Within the three days after a resident passes, we will meet with you or the next of kin when they come to collect the belongings, invite them to say their farewell to staff and other residents, and are welcome to attend Mass (should it be available).

Kindness and compassion is The St Vincent’s way, and we are here to help guide you in the days before and after a resident passes.

If for some reason, a family member or friend cannot pack up and collect the residents’ belongings within 3 days, with your blessing, we will arrange a staff member to carefully pack up the residents belongings with a packing slip ready for collection.

We will then contact the next of kin to advise that the room is packed and that possessions are ready for collection, within 7 days.

Emotional Support for Family/Friends (within 2 weeks after passing)

St Vincent’s believes that offering kindness, emotional support and compassion to the family and loved ones after a death is a fundamental and important feature of the way we support families and friends of residents in the days and weeks afterwards they leave us.

We will reach out to you via phone to check how you are, we cared about your family member, and we care about you. It may help to talk through your feelings with someone who knew your loved one. If you are not ready to talk, that is OK too.


Final Invoice (2 weeks after passing)

To allow enough time for things to settle down, and to ensure we have all the correct information in place, we will issue the final invoice for care and accommodation up to the day prior to the resident passing away.

The final bill will then be less any refunds due or outstanding fees due to St Vincent’s Care. There may be some circumstances where a final invoice is more complex and has various adjustments to be made and may be a slight delay in this being sent to the EPOA.

If you have any questions, please contact the Accounts Team on 1800 642 795. Emotional Support for Family/Friends (2 months after passing)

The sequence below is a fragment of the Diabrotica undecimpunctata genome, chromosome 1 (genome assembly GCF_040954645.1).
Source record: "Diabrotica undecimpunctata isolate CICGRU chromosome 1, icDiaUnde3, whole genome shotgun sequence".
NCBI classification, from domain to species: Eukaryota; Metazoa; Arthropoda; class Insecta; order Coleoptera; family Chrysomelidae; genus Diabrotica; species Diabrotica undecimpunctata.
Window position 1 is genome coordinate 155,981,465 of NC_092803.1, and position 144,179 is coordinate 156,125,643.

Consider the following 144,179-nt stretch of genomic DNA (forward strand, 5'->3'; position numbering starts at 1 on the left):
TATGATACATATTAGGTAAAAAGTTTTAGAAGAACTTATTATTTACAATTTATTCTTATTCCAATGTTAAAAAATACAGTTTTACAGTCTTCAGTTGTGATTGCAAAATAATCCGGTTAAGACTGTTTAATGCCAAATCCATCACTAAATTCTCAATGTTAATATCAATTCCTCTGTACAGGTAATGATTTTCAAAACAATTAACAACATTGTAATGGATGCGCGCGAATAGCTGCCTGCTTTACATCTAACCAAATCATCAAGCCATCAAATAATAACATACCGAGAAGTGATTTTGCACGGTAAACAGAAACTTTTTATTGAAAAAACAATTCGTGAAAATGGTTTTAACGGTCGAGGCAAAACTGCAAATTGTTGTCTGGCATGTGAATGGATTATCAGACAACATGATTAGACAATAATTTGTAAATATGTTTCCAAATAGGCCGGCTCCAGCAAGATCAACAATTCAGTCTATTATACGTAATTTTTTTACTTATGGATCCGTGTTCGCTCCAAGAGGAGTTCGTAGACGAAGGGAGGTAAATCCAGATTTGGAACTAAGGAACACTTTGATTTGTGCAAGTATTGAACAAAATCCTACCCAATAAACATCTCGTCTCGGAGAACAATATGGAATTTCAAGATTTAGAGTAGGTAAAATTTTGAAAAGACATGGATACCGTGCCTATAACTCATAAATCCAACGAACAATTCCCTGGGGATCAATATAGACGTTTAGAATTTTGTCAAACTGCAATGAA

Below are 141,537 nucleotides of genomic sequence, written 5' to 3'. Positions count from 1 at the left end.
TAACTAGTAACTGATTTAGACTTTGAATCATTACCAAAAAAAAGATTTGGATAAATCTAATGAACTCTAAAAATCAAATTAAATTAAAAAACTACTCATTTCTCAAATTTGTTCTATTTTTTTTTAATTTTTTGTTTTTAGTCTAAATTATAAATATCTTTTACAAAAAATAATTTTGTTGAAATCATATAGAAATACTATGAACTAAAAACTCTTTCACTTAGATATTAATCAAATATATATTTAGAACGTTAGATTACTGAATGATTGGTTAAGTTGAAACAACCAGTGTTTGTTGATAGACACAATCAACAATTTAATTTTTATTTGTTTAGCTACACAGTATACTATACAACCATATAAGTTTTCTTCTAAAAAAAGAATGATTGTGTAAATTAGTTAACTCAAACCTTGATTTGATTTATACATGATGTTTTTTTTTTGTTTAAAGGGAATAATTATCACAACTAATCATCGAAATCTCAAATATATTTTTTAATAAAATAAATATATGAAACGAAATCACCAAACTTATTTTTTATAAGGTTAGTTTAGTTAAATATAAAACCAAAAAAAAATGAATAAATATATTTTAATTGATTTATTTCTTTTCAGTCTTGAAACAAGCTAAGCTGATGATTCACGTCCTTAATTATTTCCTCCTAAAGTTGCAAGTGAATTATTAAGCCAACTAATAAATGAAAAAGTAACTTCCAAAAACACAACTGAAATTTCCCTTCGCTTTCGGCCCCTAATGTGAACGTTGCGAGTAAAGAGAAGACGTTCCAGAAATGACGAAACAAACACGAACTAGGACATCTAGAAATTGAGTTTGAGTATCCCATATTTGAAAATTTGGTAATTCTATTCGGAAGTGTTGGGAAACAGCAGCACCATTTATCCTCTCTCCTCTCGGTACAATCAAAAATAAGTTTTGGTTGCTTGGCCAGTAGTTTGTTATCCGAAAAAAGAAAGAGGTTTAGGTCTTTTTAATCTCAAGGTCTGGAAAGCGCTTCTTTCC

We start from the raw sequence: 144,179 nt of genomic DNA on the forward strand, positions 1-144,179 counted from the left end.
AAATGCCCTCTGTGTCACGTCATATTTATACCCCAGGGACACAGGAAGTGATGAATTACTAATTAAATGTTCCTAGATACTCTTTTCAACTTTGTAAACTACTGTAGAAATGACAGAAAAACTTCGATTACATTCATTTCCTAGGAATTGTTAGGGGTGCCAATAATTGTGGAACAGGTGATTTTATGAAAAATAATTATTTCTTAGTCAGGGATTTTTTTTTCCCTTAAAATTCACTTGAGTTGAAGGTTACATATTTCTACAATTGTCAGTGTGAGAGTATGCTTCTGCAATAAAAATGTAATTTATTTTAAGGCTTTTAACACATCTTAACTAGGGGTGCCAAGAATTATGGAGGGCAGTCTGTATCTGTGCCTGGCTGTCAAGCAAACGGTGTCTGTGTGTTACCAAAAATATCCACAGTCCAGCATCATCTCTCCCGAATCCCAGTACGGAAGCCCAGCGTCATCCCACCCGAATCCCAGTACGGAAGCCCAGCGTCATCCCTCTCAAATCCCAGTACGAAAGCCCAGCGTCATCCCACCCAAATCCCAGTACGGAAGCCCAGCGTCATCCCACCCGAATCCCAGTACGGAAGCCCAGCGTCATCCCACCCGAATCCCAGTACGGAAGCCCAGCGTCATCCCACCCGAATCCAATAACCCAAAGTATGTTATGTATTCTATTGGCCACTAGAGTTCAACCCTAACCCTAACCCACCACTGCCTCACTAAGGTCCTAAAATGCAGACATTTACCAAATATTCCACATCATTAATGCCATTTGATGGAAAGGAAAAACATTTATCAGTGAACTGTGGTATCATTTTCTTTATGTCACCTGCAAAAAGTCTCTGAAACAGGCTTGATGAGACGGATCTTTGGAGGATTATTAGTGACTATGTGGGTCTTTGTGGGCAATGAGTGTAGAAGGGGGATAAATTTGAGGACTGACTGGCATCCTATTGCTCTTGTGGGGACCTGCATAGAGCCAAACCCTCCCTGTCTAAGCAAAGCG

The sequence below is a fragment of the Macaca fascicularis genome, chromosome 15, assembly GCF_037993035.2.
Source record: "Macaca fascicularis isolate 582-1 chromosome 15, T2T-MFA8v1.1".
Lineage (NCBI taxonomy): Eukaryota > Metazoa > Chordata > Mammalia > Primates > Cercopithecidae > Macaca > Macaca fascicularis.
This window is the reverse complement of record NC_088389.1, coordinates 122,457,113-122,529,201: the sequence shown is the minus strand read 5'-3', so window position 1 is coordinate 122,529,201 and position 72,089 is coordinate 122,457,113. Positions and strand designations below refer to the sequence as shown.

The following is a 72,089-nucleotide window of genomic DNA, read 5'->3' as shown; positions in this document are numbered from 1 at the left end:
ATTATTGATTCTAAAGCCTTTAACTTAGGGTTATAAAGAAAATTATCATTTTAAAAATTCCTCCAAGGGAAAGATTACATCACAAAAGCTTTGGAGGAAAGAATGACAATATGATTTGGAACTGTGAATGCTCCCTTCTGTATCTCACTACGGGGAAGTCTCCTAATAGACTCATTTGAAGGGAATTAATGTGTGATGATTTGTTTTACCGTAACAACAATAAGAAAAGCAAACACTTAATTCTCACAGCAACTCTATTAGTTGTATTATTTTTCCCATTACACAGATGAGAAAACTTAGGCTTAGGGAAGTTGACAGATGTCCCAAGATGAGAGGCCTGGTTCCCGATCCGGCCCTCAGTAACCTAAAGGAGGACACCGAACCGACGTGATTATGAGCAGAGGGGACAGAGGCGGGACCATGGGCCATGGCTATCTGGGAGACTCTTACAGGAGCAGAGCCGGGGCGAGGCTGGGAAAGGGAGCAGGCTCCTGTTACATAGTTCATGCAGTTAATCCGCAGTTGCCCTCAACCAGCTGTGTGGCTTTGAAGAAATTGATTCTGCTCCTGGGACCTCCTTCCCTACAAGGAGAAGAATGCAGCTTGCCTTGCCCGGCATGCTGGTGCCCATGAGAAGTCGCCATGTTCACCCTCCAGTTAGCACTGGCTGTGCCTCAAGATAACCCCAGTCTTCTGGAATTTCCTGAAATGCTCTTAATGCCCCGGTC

This is another opportunity for us to check on your wellbeing and see how you are going. It's also a chance for you to ask any questions of us. We will also take a moment to do some housekeeping and make a note of the best person to stay in touch with regards to invitations to our annual memorial event and remove you and other family members from our mailing lists.

Celebrating Life – Annual Memorial Event (hosted in November each year) 

Each year our onsite team, led by the Pastoral Carer, hosts a memorial event for those who have lost a loved one during that year to attend a service together, as a way to pay respect to those that have passed. St Vincent’s will invite families and friends to attend an event held at the facility in November, staff also attend to pay their respects. The annual memorial event is completely optional for families to attend.

From feedback, many families appreciate this time to reflect on their loved ones life and it is also an opportunity for our staff that have made strong bonds with residents to take a moment to pay their respects. The event is an opportunity for families to reconnect with staff and for St Vincent’s to say thank you homage to every resident that has been in our care in the past year.

After death 

The days and weeks after the death of the resident can be an especially difficult time, as at some stage there are a number of legal and practical steps that must be

undertaken and issues that must be finalised. A key step in managing the affairs of your loved one relates to the will.

A will is a legal document that outlines how a person would like their assets (estate) distributed when they die. For this, they should have appointed a person (executor) who is responsible for the administration of their estate. If the deceased had a valid will, the executor may need to apply to the Supreme Court for grant of probate. If the deceased did not have a will, letters of administration may be required to administer the estate.

You should check, as soon as practical after death, whether the deceased was a registered organ and tissue donor. You can ask the facility to check the Australian Organ Donor Register.

Below there is a practical, helpful list of some things you may need to do, depending on the situation after the death of the resident.

For more details on each of these areas please visit:

New South Wales: service.nsw.gov.au/guide/death-and-bereavement

Queensland: manage-affairs-after-death.services.qld.gov.au

Victoria: betterhealth.vic.gov.au/health/servicesandsupport/what-to-do-after-someone-dies

Download our free after death checklist

Still have questions?

st vincent's call centre worker